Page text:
FORMER FDIC EMPLOYEE PLEADS
GUILTY TO IDENTITY FRAUD SCHEME
FOR IMMEDIATE RELEASE PR-16-2001 (3-2-2001)
Samuel Holland 202-416-2912
Federal Deposit Insurance Corporation (FDIC) Inspector General Gaston L. Gianni, Jr., announced today that former FDIC employee Theresa A. Hill of Seat Pleasant, MD, pled guilty on March 1 to conspiracy in connection with an identity fraud scheme. The scheme's victims included employees of the FDIC and the Department of Health and Human Services' (HHS) Office of Inspector General (OIG), including federal law enforcement officers.
This case was investigated by the Inspectors General of the FDIC and the HHS.
According to the "Statement of Facts" presented during the guilty plea, from August 1999 through June 2000, Ms. Hill conspired with five others - Timothy D. Fleming and Shannon A. Williams of Capitol Heights, MD; Ruby L. Downing and Arthur Mathews of Washington, DC; and Yolaunda R. Thomas of Temple Hills, MD - to obtain goods and services on credit by using the names and personal information of unwitting victims.
Ms. Hill admitted that the conspirators obtained fraudulent identification cards in the victims' names, and used the names to open credit accounts, obtain goods and services in retail stores and order merchandise over the Internet. Purchases included gift certificates, jewelry and electronic equipment. In furtherance of the conspiracy, Ms. Hill checked the victims' credit status by applying for credit accounts using the victims' names, Social Security numbers and other identifying information.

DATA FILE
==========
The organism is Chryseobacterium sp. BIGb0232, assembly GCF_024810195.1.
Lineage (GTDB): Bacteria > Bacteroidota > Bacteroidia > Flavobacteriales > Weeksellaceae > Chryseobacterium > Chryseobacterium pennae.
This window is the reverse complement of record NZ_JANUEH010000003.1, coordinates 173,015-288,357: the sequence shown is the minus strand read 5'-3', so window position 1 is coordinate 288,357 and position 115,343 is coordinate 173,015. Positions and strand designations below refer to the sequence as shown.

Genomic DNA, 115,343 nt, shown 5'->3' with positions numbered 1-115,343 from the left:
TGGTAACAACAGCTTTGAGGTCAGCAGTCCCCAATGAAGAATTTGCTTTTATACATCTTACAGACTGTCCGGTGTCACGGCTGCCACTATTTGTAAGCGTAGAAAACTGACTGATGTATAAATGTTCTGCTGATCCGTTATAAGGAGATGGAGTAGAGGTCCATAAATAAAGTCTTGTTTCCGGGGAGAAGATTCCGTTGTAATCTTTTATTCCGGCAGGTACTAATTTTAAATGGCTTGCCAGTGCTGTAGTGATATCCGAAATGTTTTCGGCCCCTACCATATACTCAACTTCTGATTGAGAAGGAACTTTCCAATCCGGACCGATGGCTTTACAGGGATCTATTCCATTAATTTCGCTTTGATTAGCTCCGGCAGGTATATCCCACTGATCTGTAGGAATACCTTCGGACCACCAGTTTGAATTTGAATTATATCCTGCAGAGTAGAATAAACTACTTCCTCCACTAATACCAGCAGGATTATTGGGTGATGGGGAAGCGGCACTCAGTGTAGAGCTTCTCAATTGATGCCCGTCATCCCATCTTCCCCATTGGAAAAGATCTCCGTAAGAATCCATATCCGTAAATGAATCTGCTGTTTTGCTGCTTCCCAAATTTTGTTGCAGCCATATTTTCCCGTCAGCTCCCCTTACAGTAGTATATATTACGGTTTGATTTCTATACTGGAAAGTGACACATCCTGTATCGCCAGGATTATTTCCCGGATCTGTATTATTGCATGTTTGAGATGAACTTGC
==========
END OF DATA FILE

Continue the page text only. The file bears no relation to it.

The indictment alleges that the conspirators obtained personal information, including names and birth dates, Social Security numbers and home addresses, about victims who were employed by the HHS OIG and the FDIC. Ms. Hill was employed in the FDIC's finance division; Yolaunda R. Thomas was employed in the administrative office of the HHS OIG.
Timothy D. Fleming, Ruby L. Downing, Shannon A. Williams and Arthur Mathews have all pled guilty to Access Device Fraud, in violation of Title 18 of the United States Code, and each faces a maximum penalty of 10 years in prison and a $250,000 fine. They have not been sentenced. A trial date has not been set for Yolaunda R. Thomas.
Ms. Hill faces a maximum penalty of five years in prison and a $250,000 fine. Sentencing is scheduled for May 29, 2001.
Congress created the Federal Deposit Insurance Corporation in 1933 to restore public confidence in the nation's banking system. The FDIC insures deposits at the nation's 10,101 banks and savings associations and it promotes the safety and soundness of these institutions by identifying, monitoring and addressing risks to which they are exposed.
FDIC press releases and other information are available on the Internet at www.fdic.gov or through the FDIC's Public Information Center (800-276-6003 or (703) 562-2200).